Happy Birthday, Dinaw Mengestu, born 30 June 1978.
- Don’t think about how your characters sound, but how they see. Watch the world through their eyes – study the extraordinary and the mundane through their particular perspective. Walk around the block with them, stroll the rooms they live in, figure out what objects on the cluttered dining room table they would inevitably stare at the longest, and then learn why.
- History does influence our lives – every moment. We never sort of live our lives in a linear fashion. We always have these memories and these images from our past that sometimes were not even aware of, and they sort of shape who we are.
- Believe that a good writing day can be one passed entirely in silence, with hours spent staring at a blank screen, or glaring at a single word or paragraph, knowing there is nothing you can add or change at that particular moment.
- As a writer, it’s a great narrative tool to have that character who is slightly detached but at the same time observant of his reality, because I think that’s pretty much what being a writer is – being there, watching and internalising.
- Ghosts are common to the life of any child: mine just happened to come to dinner more often than most.
- Be generous to your characters: kill them, save them, break their hearts and then heal them. Stuff them with life, emotions, histories, objects and people they love, and once you’ve done that, once they are bursting at the seams, strip them bare. Find out what they look like—how they stand, talk move, when they have nothing left. Now put them back together, fill them once more with life, except now leave enough room for the reader to squeeze their own heart and imagination inside.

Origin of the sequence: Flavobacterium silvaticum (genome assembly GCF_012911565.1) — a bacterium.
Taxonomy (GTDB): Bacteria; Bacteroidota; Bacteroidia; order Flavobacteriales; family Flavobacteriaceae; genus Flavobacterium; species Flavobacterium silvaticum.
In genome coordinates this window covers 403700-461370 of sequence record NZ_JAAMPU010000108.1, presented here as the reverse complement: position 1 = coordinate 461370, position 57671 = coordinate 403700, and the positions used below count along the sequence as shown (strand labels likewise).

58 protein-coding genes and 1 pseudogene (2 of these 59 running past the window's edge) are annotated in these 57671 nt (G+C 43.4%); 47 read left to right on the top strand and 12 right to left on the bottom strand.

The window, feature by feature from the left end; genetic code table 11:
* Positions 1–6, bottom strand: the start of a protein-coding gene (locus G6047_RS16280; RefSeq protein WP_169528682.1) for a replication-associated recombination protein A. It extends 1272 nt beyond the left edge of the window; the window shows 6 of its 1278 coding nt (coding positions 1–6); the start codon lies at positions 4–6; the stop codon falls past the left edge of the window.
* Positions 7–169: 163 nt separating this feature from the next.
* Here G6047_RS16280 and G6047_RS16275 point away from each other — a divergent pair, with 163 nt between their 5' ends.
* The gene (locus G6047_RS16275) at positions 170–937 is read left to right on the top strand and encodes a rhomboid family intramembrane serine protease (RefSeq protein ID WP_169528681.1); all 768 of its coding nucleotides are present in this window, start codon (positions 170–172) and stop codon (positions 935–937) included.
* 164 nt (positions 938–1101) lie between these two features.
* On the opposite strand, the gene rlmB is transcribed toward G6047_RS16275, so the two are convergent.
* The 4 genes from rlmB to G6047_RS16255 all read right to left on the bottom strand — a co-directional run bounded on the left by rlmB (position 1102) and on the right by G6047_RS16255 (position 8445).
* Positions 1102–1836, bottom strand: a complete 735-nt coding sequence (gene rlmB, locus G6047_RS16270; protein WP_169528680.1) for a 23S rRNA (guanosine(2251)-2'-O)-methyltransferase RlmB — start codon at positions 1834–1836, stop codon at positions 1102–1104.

- As for most writers, language is vital for me: a writer’s ability to render a fictional world – characters, landscape, emotions – into something original that alters or deepens my understanding of both literature and life.
- Listening is writing’s occasionally overlooked and undervalued companion, and when not clacking away at the keyboard, comes the chance to sit in sometimes awkward, sometimes painful silence with the characters and world you’ve struggled to create. Even if not a single word is written, you have shown up, you’ve affirmed the simple fact that you care and have the patience to endure.
- And in case it’s possible to forget—remember the world does not need your book. The world will go on just fine without it. There are plenty of wonderful novels, poems, stories, essays for many lifetimes of extraordinary reading, and so write out of necessity, out of personal privation, because you, and perhaps only you, needs to read those words.
Dinaw Mengestu is an Ethiopian-American novelist and writer. In addition to three novels, he has written for Rolling Stone on the war in Darfur, and for Jane Magazine on the conflict in northern Uganda. All Our Names was longlisted for The Folio Prize.
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